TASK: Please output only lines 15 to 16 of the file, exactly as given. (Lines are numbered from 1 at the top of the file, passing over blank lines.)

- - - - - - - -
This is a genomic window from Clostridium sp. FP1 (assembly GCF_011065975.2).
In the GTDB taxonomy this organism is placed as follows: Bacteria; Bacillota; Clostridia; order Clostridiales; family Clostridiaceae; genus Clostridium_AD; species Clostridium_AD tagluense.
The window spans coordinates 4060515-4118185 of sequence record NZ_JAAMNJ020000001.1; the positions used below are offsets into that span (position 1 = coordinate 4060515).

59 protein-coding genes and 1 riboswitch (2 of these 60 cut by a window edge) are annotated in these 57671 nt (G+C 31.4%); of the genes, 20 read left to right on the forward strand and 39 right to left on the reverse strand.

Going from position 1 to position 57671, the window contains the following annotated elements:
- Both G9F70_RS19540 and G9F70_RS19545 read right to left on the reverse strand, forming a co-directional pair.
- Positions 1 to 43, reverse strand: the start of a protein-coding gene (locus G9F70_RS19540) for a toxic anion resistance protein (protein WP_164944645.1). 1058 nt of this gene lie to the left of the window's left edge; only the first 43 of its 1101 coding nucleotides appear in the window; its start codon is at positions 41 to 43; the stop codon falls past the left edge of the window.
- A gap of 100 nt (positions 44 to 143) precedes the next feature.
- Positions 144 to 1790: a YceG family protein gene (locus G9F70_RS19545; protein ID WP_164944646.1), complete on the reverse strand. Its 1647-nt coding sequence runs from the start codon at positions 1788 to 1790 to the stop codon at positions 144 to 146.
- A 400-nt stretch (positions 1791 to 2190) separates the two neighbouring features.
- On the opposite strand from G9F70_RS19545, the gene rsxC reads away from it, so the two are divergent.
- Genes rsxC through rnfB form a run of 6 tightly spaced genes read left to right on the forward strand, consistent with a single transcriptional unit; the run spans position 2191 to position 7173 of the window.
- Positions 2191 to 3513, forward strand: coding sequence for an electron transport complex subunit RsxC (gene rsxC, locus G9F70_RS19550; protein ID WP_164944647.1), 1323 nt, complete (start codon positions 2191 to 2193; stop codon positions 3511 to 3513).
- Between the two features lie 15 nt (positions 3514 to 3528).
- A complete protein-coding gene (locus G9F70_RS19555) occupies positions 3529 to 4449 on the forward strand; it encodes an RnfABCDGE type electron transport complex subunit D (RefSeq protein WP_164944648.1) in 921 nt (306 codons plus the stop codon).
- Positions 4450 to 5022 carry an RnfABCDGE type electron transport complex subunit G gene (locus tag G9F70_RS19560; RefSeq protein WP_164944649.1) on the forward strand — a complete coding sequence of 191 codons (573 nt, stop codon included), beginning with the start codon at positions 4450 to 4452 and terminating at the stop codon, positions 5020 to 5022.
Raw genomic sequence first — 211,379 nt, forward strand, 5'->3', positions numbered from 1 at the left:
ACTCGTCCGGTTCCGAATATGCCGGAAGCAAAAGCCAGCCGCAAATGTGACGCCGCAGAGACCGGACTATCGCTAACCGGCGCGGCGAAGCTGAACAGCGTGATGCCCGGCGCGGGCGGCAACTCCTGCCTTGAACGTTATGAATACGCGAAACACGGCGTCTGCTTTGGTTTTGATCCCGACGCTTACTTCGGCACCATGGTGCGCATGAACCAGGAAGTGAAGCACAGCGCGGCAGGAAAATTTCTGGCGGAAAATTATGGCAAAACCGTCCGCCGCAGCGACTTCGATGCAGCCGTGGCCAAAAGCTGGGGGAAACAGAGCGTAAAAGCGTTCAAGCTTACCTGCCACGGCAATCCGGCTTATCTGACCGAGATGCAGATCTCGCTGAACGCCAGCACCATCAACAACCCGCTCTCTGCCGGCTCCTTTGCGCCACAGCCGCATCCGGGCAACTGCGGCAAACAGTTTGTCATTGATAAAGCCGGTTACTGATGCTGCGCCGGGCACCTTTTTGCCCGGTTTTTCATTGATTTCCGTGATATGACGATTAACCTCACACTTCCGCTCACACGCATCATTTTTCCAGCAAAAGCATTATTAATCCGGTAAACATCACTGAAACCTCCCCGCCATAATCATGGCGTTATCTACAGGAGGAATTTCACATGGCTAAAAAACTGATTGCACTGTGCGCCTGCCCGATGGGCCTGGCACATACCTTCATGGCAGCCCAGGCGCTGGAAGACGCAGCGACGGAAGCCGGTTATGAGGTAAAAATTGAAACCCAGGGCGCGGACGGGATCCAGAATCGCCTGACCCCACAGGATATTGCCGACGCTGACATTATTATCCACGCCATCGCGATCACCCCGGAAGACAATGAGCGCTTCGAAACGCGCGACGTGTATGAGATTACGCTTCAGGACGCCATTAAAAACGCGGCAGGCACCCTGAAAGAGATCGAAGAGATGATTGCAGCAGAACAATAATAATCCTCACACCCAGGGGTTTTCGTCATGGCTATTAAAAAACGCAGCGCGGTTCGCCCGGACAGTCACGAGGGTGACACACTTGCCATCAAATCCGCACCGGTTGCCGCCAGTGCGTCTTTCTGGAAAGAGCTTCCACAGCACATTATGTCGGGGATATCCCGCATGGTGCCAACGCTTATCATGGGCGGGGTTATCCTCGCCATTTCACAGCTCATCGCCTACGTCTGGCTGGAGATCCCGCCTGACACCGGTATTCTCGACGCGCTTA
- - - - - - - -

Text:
- A complete protein-coding gene (locus G9F70_RS19555) occupies positions 3529 to 4449 on the forward strand; it encodes an RnfABCDGE type electron transport complex subunit D (RefSeq protein WP_164944648.1) in 921 nt (306 codons plus the stop codon).
- Positions 4450 to 5022 carry an RnfABCDGE type electron transport complex subunit G gene (locus tag G9F70_RS19560; RefSeq protein WP_164944649.1) on the forward strand — a complete coding sequence of 191 codons (573 nt, stop codon included), beginning with the start codon at positions 4450 to 4452 and terminating at the stop codon, positions 5020 to 5022.